What can we learn from the life of Warren Buffet?
In today’s post I wanted to have a look at Warren Buffet the businessman. Although each person’s life choices might stir up a little bit of controversy now and then, I wanted to focus on the lessons that we can learn from his business choices and how we can put them into practice.
1) Don’t get emotional about investments
Talking about finances, retirement, and investments can’t help but stir up our emotions. That’s just how we are built. But it’s one thing to feel those emotions and another to let those emotions guide the way we act.
I mentioned this point a little in a previous post, but the point is not to let the fears or peer pressure from the market dictate the way that we invest our money. Buffet says:
Forming macro opinions or listening to the macro or market predictions of others is a waste of time. Indeed, it is dangerous because it may blur your vision of the facts that are truly important. (When I hear TV commentators glibly opine on what the market will do next, I am reminded of Mickey Mantle’s scathing comment: “You don’t know how easy this game is until you get into that broadcasting booth.”)
Owners of stocks, however, too often let the capricious and irrational behavior of their fellow owners cause them to behave irrationally as well. Because there is so much chatter about markets, the economy, interest rates, price behavior of stocks, etc., some investors believe it is important to listen to pundits — and, worse yet, important to consider acting upon their comments.
2) Stocks are portions of a business
When we invest in the stock market, it can be easy to get caught up in numbers, reports, and prices. But Warren Buffet and his longtime investment partner Charlie Munger try to keep the big picture in view. They remember that a “share” is just that – a percentage of ownership in a company. Those who own a lot of the company help make decisions, but even the owner of just one share can stand to gain or lose by the performance of the company.
During the extraordinary financial panic that occurred late in 2008, I never gave a thought to selling my farm or New York real estate, even though a severe recession was clearly brewing. And if I had owned 100% of a solid business with good long-term prospects, it would have been foolish for me to even consider dumping it. So why would I have sold my stocks that were small participations in wonderful businesses? True, any one of them might eventually disappoint, but as a group they were certain to do well. Could anyone really believe the earth was going to swallow up the incredible productive assets and unlimited human ingenuity existing in America?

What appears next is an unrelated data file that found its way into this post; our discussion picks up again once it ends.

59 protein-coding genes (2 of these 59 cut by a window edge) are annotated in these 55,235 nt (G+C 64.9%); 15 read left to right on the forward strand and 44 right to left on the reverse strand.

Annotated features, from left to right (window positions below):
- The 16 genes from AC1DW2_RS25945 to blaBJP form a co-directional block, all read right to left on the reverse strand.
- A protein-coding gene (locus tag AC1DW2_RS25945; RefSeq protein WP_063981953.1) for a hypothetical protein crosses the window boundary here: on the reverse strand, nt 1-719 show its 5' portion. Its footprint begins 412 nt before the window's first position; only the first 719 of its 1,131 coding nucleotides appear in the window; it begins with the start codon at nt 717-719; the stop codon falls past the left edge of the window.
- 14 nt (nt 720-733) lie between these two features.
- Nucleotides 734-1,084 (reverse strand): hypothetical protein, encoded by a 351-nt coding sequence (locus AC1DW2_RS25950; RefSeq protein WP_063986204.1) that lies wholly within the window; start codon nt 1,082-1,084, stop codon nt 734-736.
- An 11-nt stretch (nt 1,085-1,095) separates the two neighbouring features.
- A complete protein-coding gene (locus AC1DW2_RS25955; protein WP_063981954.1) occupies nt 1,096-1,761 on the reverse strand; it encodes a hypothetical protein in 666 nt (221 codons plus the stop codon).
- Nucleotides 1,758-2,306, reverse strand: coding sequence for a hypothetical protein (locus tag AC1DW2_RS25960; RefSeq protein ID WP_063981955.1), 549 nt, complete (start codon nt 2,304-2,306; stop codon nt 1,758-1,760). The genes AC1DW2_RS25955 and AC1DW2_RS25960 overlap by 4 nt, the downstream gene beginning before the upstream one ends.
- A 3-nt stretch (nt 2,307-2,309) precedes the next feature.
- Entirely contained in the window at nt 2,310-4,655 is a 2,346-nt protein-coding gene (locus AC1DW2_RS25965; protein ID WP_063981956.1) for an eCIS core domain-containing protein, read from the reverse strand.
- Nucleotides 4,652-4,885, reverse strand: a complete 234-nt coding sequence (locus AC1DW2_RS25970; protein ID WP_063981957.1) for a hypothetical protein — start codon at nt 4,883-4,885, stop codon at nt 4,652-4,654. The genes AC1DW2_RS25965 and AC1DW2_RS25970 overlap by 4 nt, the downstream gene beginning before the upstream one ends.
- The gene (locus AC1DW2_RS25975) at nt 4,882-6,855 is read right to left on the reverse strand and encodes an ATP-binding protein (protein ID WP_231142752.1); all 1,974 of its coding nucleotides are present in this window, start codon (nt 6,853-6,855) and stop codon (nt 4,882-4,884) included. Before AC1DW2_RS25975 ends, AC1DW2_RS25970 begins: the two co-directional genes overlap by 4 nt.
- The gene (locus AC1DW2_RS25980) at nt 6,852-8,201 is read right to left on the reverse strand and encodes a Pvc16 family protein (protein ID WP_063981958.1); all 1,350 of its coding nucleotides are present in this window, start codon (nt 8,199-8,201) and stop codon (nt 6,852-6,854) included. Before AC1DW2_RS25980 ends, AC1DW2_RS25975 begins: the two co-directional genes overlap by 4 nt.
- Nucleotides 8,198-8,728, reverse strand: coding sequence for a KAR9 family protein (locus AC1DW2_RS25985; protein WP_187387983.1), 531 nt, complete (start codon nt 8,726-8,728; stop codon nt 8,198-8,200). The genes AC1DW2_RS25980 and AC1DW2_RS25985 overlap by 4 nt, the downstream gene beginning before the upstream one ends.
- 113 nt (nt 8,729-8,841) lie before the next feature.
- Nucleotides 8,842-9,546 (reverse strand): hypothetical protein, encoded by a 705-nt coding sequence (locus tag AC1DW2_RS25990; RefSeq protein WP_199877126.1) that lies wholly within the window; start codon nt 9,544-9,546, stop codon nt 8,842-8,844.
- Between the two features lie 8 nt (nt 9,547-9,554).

When Charlie Munger and I buy stocks — which we think of as small portions of businesses — our analysis is very similar to that which we use in buying entire businesses. We first have to decide whether we can sensibly estimate an earnings range for five years out or more. If the answer is yes, we will buy the stock (or business) if it sells at a reasonable price in relation to the bottom boundary of our estimate. If, however, we lack the ability to estimate future earnings — which is usually the case — we simply move on to other prospects. In the 54 years we have worked together, we have never forgone an attractive purchase because of the macro or political environment, or the views of other people. In fact, these subjects never come up when we make decisions.
3) How you should spend what you earn
Finally, there is the matter of how we let our money change our life. Some people make $10 profit and celebrate with a $100 bottle of champagne. I don’t think that’s the way to go. Of course there’s nothing wrong with enjoying the fruits of your labor, but why not reinvest most of what you make to make sure you’re taken care of for life?
An article in the Huffington Post stated:
Billionaire Warren Buffet chooses to continue to reside in the home he bought in 1958 for $31,500 in the Dundee-Happy Hollow Historic District of Omaha, Nebraska where he was raised.
Although Warren is rumored to have a second home in Southern California and has been known to buy a new toy from time to time, the majority of his money goes back into his business. He lives in the same house, drives an older model car, and eats at the same local restaurant as he has done for years.
I like this guy. I don’t personally know him, but I like how he views work and money. He likes his work, and he likes spending his money, but he keeps everything in perspective. I think that if more investors imitated Warren Buffet, the market would make a little more sense.
If you want to learn more about this exceptional man, click on the links below: